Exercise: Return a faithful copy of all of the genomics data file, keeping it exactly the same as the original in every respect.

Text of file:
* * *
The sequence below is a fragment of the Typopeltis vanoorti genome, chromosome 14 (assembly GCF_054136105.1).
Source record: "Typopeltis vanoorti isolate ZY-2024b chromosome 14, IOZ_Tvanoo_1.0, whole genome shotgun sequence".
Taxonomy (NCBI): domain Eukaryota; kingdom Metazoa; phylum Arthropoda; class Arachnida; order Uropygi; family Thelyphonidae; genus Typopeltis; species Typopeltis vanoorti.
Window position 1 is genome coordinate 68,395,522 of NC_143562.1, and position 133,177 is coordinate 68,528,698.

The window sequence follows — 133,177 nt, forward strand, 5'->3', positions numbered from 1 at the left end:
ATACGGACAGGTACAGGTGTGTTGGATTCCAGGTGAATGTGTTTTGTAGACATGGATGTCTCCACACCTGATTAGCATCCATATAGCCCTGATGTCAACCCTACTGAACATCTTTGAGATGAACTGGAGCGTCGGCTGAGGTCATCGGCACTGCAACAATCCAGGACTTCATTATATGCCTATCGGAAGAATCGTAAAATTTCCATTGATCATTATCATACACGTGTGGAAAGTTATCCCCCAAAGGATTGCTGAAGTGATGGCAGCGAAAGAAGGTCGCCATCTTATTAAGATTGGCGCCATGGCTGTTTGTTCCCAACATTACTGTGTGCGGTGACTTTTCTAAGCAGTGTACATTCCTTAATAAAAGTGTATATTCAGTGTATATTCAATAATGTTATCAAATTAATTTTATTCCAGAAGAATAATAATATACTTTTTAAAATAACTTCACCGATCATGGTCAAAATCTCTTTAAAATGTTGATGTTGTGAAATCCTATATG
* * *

The sequence below is a fragment of the Typopeltis vanoorti genome, chromosome 14 (assembly GCF_054136105.1).
Source record: "Typopeltis vanoorti isolate ZY-2024b chromosome 14, IOZ_Tvanoo_1.0, whole genome shotgun sequence".
Taxonomy (NCBI): domain Eukaryota; kingdom Metazoa; phylum Arthropoda; class Arachnida; order Uropygi; family Thelyphonidae; genus Typopeltis; species Typopeltis vanoorti.
Window position 1 is genome coordinate 68,395,522 of NC_143562.1, and position 133,177 is coordinate 68,528,698.

The window sequence follows — 133,177 nt, forward strand, 5'->3', positions numbered from 1 at the left end:
ATACGGACAGGTACAGGTGTGTTGGATTCCAGGTGAATGTGTTTTGTAGACATGGATGTCTCCACACCTGATTAGCATCCATATAGCCCTGATGTCAACCCTACTGAACATCTTTGAGATGAACTGGAGCGTCGGCTGAGGTCATCGGCACTGCAACAATCCAGGACTTCATTATATGCCTATCGGAAGAATCGTAAAATTTCCATTGATCATTATCATACACGTGTGGAAAGTTATCCCCCAAAGGATTGCTGAAGTGATGGCAGCGAAAGAAGGTCGCCATCTTATTAAGATTGGCGCCATGGCTGTTTGTTCCCAACATTACTGTGTGCGGTGACTTTTCTAAGCAGTGTACATTCCTTAATAAAAGTGTATATTCAGTGTATATTCAATAATGTTATCAAATTAATTTTATTCCAGAAGAATAATAATATACTTTTTAAAATAACTTCACCGATCATGGTCAAAATCTCTTTAAAATGTTGATGTTGTGAAATCCTATATG